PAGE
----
The interval of time between two successive prunes is called a pruning cycle. A pruning cycle consists of a prune followed by lighter forms of cut (skiffing) or unprune for two to four years until the bushes are pruned again.
Substitution of annual pruning by longer pruning cycles through the introduction of skiff and/or unprune, in general, increases productivity of bush. But if the cycle of pruning is lengthened beyond four years, some of the branches will become very thick leading to a reduction in the number of pruning sticks. Generally, in plains 2 to 4 years pruning cycles are followed. In hills, however, the cycle can be extended to 6 years.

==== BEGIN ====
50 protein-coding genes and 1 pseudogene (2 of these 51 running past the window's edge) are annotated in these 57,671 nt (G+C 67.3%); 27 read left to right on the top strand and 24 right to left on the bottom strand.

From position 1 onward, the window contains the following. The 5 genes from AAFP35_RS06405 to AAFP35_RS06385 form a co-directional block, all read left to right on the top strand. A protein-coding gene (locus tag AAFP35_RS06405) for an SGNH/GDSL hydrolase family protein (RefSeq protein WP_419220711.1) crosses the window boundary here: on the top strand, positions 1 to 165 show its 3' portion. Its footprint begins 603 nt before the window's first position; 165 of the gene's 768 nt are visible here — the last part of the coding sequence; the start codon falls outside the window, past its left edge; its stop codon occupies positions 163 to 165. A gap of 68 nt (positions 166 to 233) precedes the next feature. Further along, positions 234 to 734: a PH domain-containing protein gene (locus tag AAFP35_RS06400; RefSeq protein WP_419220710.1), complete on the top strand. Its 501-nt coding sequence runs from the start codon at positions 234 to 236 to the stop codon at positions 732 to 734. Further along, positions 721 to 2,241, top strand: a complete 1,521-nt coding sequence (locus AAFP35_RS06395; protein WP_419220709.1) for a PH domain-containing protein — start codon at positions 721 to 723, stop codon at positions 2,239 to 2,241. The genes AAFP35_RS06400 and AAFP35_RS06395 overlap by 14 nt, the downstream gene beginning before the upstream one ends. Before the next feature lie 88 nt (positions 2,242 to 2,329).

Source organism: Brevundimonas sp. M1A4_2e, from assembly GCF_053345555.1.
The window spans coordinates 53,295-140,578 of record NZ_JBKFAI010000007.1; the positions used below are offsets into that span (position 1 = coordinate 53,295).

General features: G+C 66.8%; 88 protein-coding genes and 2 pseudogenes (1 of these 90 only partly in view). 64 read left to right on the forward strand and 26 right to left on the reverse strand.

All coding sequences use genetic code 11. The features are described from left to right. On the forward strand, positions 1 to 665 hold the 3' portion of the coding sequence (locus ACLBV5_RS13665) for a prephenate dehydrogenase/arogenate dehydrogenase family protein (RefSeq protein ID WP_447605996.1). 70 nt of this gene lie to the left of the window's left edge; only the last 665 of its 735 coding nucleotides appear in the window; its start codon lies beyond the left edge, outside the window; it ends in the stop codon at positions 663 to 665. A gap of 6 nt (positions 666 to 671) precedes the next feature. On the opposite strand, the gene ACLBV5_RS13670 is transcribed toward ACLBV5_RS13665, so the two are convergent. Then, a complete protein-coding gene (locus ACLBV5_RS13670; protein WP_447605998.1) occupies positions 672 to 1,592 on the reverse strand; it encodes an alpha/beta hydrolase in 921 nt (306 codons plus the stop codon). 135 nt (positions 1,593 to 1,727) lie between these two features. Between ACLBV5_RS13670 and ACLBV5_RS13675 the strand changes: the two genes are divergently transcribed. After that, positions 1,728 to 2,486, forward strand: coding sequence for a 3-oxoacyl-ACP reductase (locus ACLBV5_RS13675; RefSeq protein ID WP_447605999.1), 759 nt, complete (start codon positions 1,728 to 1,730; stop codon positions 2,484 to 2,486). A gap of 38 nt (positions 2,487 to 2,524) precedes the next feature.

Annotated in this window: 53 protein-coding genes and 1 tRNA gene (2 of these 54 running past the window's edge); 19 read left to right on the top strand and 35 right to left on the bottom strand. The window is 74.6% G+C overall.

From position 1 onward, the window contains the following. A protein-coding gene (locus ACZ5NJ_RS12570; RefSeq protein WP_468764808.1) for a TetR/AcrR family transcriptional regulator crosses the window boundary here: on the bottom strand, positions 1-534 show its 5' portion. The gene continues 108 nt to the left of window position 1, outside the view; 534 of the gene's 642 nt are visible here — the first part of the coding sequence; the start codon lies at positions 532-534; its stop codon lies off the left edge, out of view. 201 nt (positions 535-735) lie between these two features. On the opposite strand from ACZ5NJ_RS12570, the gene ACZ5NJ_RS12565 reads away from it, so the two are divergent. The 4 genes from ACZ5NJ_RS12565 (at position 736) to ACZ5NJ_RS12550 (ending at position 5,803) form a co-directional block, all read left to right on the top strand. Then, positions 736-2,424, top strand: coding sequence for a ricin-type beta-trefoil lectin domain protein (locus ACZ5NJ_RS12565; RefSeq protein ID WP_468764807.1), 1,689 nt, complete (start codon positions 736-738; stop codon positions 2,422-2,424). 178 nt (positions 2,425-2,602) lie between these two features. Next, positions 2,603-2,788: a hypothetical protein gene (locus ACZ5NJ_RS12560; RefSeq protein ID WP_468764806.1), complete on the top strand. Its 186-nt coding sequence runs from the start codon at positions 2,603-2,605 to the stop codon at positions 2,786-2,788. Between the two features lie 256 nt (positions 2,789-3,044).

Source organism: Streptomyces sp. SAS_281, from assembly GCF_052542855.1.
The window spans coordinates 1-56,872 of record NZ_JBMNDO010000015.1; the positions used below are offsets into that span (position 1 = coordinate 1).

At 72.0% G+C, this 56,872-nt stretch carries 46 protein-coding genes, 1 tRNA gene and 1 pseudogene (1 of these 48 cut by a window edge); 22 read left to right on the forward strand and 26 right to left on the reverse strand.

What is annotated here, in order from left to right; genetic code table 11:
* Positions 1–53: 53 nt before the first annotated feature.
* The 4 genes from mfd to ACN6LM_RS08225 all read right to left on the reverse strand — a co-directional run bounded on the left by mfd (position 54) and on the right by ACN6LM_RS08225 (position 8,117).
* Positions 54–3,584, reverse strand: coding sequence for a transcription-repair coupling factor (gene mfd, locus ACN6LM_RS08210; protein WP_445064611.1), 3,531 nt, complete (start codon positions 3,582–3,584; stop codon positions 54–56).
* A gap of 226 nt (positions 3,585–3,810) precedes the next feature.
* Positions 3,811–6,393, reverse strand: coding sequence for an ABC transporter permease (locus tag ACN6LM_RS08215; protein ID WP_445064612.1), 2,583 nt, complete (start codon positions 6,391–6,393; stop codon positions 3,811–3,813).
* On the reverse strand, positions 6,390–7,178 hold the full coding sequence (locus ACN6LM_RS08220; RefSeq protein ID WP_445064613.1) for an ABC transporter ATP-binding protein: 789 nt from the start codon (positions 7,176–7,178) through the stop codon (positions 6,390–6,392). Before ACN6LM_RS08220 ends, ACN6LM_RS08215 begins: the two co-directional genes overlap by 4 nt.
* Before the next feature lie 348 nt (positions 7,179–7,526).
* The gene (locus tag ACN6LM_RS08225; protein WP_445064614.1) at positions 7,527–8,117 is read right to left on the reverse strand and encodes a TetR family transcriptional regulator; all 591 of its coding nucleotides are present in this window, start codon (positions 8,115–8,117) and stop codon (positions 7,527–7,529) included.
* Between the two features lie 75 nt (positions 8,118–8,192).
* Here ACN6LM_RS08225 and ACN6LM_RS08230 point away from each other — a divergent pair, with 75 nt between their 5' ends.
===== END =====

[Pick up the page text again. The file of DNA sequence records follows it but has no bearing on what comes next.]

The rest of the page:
In longer pruning cycles, pruning should logically be done when the yield starts declining. However, this is not always possible due to a number of practical difficulties. Therefore, pruning of each section of tea in an estate has to be decided on merit. A pruning cycle of fixed duration for all sections is not conducive to crop maximization. Furthermore, agronomic management and economic consideration require from time to time, variations in the length of pruning cycles of different sections of tea within an estate.